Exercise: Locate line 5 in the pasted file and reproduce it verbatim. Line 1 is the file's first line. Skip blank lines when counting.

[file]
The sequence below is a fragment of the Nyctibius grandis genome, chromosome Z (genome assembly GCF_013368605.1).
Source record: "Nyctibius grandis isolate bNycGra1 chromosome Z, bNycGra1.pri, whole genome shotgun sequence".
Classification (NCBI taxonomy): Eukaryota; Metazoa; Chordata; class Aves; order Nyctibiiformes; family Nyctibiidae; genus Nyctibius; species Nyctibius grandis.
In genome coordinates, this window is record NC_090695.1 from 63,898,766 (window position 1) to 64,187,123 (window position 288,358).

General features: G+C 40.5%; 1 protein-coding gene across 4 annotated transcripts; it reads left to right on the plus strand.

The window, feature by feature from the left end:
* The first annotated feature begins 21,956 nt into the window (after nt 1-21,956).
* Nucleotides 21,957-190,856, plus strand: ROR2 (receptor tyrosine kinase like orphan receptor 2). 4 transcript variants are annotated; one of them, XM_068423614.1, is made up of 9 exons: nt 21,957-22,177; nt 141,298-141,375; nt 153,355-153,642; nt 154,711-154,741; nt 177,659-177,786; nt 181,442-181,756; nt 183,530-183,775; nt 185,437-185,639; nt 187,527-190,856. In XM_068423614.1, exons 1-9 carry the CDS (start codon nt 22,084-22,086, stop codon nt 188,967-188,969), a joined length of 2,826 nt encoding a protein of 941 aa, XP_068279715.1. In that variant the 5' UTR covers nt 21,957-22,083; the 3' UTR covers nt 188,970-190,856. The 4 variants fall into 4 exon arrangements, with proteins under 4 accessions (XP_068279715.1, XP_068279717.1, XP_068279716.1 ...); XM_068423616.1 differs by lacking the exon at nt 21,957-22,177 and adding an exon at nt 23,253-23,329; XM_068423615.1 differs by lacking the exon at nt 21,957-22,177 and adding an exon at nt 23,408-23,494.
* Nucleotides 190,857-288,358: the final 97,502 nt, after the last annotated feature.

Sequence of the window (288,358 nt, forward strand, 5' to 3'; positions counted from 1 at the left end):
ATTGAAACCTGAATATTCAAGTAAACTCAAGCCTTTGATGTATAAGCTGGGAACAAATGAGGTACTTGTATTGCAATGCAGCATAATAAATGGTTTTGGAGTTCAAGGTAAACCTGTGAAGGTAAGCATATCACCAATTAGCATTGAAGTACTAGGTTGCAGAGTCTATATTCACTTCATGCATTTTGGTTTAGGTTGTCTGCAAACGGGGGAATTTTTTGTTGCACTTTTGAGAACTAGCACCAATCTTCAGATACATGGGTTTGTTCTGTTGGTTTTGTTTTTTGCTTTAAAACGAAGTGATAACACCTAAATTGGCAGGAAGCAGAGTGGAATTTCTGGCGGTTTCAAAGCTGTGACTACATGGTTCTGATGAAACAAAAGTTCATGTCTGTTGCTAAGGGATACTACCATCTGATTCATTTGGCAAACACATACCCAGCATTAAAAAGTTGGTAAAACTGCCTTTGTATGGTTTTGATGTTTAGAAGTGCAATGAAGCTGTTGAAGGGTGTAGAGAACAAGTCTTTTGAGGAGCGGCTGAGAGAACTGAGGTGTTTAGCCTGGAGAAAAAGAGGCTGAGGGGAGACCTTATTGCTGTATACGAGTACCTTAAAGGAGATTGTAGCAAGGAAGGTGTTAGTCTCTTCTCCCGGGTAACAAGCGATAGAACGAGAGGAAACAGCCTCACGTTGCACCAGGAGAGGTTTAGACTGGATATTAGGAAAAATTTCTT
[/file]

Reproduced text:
General features: G+C 40.5%; 1 protein-coding gene across 4 annotated transcripts; it reads left to right on the plus strand.